January 18th, 2007 | Published in Politics
A few prominent bloggers have taken to calling themselves the “netroots”, and imagining themselves to be a prominent force in shaping national politics. Leaving aside an horrible neologism and some delusions of grandeur, what is the political content of this Internet “left”? Economist Max Sawicky gets off a great polemic, calling them “a mostly brainless vacuum cleaner of donations for the Democratic Party”.
This hits the mark I think. And the infantile response to Sawicky’s intervention certainly suggests he hit a nerve. The depressing thing about MoveOn.org, the Howard Dean campaign, and so much besides, has been the lack of coherent political analysis or principles. For all the talk of imitating the right’s tactical acumen, there’s too little on the Democrat side to compare to the ideological rigor of the more devout neoconservatives, libertarians, or evangelicals. All too often, it just seems to be about winning elections and raising money.
A number of dangers arise from this. One is that with Democrats in power, a politically rudderless constituency will allow them to get away with backsliding into Clintonian centrism. Another, specific problem that Sawicky raised is: if we don’t have firm anti-imperialist principles, what’s to stop us from falling for the next insane war proposed by the Democrats?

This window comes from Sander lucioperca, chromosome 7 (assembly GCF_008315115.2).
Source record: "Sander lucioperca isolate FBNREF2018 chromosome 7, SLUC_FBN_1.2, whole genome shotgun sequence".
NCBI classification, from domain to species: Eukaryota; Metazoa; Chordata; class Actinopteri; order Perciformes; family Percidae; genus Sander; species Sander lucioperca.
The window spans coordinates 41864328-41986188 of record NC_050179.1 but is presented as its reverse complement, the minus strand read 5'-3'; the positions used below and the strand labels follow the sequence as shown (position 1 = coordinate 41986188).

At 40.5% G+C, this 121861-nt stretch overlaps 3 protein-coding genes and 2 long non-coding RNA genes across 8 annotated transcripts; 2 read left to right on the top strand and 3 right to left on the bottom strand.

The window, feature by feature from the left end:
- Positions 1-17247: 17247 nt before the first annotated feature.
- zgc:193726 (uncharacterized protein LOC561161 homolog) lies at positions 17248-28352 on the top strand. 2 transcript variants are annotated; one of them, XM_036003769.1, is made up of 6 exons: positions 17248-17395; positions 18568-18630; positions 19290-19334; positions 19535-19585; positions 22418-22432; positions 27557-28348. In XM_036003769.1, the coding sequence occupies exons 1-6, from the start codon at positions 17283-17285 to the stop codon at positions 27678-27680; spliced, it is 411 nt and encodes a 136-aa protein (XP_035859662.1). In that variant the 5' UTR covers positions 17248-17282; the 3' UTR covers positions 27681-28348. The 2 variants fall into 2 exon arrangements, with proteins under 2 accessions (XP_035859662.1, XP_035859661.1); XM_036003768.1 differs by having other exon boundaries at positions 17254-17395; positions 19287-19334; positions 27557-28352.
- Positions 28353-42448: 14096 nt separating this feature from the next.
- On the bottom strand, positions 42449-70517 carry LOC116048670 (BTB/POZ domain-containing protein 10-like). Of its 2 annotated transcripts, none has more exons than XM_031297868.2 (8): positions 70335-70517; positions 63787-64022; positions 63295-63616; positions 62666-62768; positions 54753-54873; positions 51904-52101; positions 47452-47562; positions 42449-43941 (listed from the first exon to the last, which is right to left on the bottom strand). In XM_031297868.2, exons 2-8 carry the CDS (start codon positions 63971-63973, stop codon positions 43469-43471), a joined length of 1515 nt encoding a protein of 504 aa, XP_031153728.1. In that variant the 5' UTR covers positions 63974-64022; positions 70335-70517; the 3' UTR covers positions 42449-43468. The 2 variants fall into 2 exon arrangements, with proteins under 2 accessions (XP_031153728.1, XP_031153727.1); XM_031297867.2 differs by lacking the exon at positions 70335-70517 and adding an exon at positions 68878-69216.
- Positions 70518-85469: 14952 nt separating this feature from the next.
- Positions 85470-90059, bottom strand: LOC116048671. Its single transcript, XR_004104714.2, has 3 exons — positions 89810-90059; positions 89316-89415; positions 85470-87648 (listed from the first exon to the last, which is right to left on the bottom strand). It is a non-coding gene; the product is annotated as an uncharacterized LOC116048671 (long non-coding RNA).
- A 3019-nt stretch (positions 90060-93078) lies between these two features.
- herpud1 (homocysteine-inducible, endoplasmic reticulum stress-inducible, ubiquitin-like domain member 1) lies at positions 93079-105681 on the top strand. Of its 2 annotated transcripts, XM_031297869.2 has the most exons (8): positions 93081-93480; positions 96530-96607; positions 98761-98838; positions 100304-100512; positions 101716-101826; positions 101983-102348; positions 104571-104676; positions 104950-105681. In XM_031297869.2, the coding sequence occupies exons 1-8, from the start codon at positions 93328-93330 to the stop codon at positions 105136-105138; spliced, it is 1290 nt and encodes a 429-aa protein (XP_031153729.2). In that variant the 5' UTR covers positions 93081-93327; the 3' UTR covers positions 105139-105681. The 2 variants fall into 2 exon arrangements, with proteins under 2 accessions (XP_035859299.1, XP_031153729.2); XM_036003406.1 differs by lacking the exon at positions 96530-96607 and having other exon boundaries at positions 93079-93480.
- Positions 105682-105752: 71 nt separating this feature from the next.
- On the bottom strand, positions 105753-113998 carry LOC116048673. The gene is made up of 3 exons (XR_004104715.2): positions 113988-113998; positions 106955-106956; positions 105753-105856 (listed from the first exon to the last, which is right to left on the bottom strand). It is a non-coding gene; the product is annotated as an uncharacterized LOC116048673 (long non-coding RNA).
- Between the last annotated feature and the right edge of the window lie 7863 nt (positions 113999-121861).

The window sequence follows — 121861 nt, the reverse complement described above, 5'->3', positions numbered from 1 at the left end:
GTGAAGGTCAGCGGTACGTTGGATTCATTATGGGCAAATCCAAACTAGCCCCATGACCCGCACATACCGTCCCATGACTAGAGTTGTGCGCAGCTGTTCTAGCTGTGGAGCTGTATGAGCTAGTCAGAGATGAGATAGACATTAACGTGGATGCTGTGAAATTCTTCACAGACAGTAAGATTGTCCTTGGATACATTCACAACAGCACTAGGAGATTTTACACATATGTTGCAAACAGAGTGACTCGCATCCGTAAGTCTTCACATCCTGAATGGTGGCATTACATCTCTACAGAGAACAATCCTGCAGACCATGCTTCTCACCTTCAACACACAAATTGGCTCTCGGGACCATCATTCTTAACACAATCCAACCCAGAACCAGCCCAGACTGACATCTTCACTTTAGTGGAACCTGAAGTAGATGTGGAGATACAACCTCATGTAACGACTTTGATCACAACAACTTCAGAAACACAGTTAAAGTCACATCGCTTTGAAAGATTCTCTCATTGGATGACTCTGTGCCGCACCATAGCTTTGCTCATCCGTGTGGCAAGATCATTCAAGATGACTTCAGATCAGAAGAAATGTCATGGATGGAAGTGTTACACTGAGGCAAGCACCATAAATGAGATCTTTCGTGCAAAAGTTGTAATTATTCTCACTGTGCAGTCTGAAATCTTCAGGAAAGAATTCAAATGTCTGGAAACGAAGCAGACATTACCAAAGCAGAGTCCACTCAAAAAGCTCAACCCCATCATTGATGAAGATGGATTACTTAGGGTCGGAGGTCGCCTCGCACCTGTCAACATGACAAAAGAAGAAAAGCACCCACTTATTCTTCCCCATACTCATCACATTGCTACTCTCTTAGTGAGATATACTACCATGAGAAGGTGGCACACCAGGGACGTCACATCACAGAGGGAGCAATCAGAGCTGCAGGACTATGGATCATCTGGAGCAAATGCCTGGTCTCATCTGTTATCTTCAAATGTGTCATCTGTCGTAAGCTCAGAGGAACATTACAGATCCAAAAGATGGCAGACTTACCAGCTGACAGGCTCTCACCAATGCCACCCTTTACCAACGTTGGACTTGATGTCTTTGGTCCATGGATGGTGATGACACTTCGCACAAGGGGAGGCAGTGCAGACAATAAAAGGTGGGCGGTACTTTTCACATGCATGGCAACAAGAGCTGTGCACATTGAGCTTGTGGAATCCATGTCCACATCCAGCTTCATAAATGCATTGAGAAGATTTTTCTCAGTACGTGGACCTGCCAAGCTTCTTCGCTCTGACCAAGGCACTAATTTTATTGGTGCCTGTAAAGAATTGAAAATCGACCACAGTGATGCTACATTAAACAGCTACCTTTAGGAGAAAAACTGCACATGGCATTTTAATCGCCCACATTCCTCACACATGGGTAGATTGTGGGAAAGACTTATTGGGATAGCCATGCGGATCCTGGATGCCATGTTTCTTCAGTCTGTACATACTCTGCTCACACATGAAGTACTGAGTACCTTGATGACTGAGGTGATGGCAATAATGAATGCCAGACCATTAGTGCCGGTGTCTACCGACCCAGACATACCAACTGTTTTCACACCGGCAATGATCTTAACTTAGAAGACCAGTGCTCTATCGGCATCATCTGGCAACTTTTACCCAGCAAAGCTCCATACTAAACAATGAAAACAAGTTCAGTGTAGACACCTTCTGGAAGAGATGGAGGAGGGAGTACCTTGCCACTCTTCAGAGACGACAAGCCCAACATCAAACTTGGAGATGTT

And finally, there’s Barack Obama. Sheesh. I volunteered on his senate campaign in 2004, and at the time I was optimistic that he could become a genuine progressive leader like Paul Wellstone or Jesse Jackson Jr. Boy, was I wrong. Turns out, he’s a middle-of-the-road, vague-principles, Clintonian pain-feeling kind of guy. The media and the netroots have latched onto this guy the same way they glommed onto Howard Dean–because he looks like a winner, not for any substantive political reason. And frankly, I wouldn’t mind if Obama’s campaign came to the same ignominious end as Dean’s. Much as the guy personally rubs me the wrong way, John Edwards looks like the best of the presidential pack at this point. His domestic policy talking points are pleasingly social democratic, and he’s the only one with the guts to call for a withdrawal from Iraq. Obama may have had the better position on the war back in 2002, but Edwards is out in front in 2007.